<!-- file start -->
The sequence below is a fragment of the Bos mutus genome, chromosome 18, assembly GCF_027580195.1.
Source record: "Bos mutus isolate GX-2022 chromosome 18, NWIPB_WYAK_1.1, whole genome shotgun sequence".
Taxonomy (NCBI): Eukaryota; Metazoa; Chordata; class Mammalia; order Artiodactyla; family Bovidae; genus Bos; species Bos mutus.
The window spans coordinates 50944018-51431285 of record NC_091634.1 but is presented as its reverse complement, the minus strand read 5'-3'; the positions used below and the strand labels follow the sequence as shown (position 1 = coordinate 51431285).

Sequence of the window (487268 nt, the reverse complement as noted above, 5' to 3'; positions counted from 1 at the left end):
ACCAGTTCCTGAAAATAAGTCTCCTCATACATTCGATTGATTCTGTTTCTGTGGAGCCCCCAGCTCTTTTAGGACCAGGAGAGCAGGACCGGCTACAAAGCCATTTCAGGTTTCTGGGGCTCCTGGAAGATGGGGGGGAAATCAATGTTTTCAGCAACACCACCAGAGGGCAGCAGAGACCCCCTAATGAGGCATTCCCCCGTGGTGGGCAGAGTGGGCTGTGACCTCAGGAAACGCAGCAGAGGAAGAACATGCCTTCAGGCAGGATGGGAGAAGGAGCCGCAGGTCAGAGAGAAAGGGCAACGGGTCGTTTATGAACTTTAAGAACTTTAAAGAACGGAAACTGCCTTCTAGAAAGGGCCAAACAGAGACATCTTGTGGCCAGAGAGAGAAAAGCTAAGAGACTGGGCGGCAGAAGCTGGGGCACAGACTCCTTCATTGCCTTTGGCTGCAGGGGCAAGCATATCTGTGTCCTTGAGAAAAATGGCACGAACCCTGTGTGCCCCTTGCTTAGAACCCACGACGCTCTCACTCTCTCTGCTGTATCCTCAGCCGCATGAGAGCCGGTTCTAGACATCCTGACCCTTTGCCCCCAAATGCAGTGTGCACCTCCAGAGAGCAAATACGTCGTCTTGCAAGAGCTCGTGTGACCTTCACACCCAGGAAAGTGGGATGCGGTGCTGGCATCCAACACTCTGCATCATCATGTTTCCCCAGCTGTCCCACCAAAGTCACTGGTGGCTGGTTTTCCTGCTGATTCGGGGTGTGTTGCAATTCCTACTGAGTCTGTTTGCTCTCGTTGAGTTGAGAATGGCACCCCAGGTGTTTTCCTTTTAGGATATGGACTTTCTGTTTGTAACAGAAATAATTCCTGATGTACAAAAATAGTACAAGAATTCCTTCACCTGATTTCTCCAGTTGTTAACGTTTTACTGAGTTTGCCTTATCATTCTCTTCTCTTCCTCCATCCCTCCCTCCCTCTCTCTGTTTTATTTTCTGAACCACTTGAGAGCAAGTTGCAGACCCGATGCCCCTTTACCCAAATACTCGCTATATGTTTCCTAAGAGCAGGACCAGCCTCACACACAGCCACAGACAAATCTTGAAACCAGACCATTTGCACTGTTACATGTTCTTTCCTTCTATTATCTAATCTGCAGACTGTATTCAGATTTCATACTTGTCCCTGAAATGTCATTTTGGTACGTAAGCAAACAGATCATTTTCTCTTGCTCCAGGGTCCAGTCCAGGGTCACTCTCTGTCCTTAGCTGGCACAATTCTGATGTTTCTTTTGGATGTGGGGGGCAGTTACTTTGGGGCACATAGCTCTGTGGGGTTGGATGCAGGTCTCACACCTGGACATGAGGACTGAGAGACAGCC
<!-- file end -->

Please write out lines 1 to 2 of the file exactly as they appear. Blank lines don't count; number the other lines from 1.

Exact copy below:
The sequence below is a fragment of the Bos mutus genome, chromosome 18, assembly GCF_027580195.1.
Source record: "Bos mutus isolate GX-2022 chromosome 18, NWIPB_WYAK_1.1, whole genome shotgun sequence".